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South Africa’s troubled national carrier has recently been the subject of much debate. The angry South African public asked Finance Minister Tito Mboweni to ‘sell SAA on Black Friday’ on his Twitter page. Mboweni has long been an opponent of continual bailouts for the state owned entity. He has again voiced his doubts about whether the country really needs a national carrier. Mboweni has clashed with Public Enterprises Minister Pravin Gordhan who believes SAA is vital to the economy and must survive. With the airline on long term fiscal life support, there’s a new plan to sell shares in SAA to the public. – Melani Nathan
South Africa could sell shares in revived national airline
By Loni Prinsloo and Manus Cranny
(Bloomberg) — South Africa could offer to sell shares in the bankrupt national airline to the public as part of an ambitious new plan to revive the carrier outlined by Finance Minister Tito Mboweni.
The government could bring the various parts of the South African Airways group into one company that would be co-owned by the state, pension funds, individual investors and an operational partner, Mboweni said in an interview at the Bloomberg Capital Markets Focus virtual event. That includes low-cost arm Mango and maintenance unit SAA Technical as well as the flagship carrier.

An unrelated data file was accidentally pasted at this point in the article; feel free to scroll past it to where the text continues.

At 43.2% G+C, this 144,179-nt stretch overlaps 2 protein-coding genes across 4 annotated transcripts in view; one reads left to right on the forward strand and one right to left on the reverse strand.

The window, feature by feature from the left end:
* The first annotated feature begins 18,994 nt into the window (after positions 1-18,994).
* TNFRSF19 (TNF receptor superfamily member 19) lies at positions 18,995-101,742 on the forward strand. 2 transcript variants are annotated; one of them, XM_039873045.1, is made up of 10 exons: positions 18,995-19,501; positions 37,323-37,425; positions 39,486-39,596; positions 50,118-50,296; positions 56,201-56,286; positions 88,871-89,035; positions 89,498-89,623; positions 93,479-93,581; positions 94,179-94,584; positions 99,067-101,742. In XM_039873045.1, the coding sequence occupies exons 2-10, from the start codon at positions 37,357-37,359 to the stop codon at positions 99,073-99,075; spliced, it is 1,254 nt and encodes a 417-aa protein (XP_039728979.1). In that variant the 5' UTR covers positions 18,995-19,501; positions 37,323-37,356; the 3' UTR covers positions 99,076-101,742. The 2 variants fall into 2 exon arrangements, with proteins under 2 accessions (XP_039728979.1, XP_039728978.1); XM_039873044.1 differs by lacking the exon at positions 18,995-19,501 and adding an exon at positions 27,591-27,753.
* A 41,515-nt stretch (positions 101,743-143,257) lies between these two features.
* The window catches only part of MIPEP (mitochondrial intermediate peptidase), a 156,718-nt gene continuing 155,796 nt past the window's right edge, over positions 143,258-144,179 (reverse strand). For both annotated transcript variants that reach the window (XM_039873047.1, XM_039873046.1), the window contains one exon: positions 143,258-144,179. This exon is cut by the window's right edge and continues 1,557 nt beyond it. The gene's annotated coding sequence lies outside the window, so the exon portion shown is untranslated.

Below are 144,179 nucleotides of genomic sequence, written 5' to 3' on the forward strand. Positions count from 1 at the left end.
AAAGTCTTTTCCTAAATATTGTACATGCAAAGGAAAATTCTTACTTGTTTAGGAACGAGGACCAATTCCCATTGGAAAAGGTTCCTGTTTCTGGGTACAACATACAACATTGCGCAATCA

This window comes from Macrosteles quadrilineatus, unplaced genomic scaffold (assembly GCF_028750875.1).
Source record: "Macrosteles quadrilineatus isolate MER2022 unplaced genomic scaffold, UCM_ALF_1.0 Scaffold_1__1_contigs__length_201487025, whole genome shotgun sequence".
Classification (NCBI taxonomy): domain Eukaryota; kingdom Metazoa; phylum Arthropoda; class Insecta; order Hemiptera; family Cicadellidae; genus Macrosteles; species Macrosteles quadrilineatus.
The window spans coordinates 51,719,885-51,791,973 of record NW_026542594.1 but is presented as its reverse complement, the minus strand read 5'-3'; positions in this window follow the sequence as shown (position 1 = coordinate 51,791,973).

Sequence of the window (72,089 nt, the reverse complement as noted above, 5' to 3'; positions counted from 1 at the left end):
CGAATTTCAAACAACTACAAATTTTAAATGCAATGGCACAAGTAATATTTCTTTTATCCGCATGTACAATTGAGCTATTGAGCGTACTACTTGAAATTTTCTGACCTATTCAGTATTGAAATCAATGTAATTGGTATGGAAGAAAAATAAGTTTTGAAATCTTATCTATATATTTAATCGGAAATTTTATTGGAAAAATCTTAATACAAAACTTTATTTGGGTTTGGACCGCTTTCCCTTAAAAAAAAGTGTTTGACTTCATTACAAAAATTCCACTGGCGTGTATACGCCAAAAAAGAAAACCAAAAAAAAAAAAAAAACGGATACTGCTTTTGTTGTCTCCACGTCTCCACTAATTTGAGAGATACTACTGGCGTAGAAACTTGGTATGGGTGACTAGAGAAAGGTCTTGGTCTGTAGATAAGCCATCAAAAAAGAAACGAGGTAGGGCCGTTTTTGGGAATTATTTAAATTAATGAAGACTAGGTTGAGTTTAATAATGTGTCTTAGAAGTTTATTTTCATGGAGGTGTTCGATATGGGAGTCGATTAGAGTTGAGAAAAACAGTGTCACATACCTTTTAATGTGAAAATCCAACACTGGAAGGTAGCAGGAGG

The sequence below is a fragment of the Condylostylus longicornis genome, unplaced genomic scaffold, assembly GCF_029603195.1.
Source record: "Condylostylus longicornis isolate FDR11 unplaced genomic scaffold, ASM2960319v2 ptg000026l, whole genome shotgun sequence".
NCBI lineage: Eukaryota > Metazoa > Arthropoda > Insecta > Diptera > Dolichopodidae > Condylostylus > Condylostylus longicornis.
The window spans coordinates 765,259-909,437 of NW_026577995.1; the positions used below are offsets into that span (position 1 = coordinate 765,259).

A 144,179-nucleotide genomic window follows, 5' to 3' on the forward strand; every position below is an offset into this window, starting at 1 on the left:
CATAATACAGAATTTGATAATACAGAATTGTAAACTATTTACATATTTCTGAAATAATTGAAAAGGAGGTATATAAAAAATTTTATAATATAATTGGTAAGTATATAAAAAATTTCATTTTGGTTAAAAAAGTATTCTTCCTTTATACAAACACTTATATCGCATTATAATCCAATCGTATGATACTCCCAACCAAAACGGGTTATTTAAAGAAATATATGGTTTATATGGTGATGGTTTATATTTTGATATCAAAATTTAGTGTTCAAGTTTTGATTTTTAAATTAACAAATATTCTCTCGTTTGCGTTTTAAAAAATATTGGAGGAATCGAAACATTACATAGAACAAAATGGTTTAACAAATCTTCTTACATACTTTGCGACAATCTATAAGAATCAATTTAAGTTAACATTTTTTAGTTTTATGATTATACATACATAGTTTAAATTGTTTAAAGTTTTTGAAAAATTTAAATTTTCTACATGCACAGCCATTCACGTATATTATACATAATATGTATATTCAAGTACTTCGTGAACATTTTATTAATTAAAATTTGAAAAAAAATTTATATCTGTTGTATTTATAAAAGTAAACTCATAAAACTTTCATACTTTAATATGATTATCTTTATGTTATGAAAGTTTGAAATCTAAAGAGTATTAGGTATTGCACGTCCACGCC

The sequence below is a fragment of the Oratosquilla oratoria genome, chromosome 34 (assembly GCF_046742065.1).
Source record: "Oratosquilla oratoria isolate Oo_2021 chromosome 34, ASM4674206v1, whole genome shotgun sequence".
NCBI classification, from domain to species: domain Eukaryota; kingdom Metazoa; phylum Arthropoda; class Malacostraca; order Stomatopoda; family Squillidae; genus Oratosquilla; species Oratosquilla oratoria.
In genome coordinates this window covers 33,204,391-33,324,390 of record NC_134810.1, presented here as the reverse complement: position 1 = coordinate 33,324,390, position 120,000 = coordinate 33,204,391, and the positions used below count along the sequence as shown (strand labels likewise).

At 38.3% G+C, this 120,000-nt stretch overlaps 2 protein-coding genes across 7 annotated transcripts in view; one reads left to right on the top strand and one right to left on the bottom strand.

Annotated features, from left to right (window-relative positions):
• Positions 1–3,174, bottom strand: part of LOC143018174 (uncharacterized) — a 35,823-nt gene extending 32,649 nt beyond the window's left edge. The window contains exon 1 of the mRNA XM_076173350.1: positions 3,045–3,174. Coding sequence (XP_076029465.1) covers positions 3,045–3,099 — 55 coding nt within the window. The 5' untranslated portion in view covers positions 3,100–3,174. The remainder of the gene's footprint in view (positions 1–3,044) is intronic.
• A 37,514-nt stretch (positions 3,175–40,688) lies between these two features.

The plan comes as SAA’s fleet of planes sit idle while the government and administrators strive to complete a plan to get the national carrier back in the skies. Mboweni set aside R10.5bn ($685mn) to fund the carrier last month, but has repeatedly voiced his opposition to the move and this week questioned whether a private company shouldn’t be given the chance to fill that space in the market.
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“The government has made a decision to support a restructured airline, not the existing one,” Mboweni said. The new airline “would be partly owned by the government and more broadly by private-sector investors and we should move with speed,” he said.
South Africa has said a number of private investors are interested in helping revive SAA, and Mboweni said talks are going well. However, only Ethiopian Airlines Group has expressed a public interest, and only then without providing capital.
SAA’s biggest champion in government is Public Enterprises Minister Pravin Gordhan, but his plans to create a new airline out of the ashes of the troubled carrier lack detail on how that can be achieved.
SAA has the potential to be a sound business but would benefit from having an industry-investment partner to improve its management, one of the bankrupt state carrier’s administrators said Tuesday. The airline has had nine permanent or acting chief executive officers over a 10-year period.
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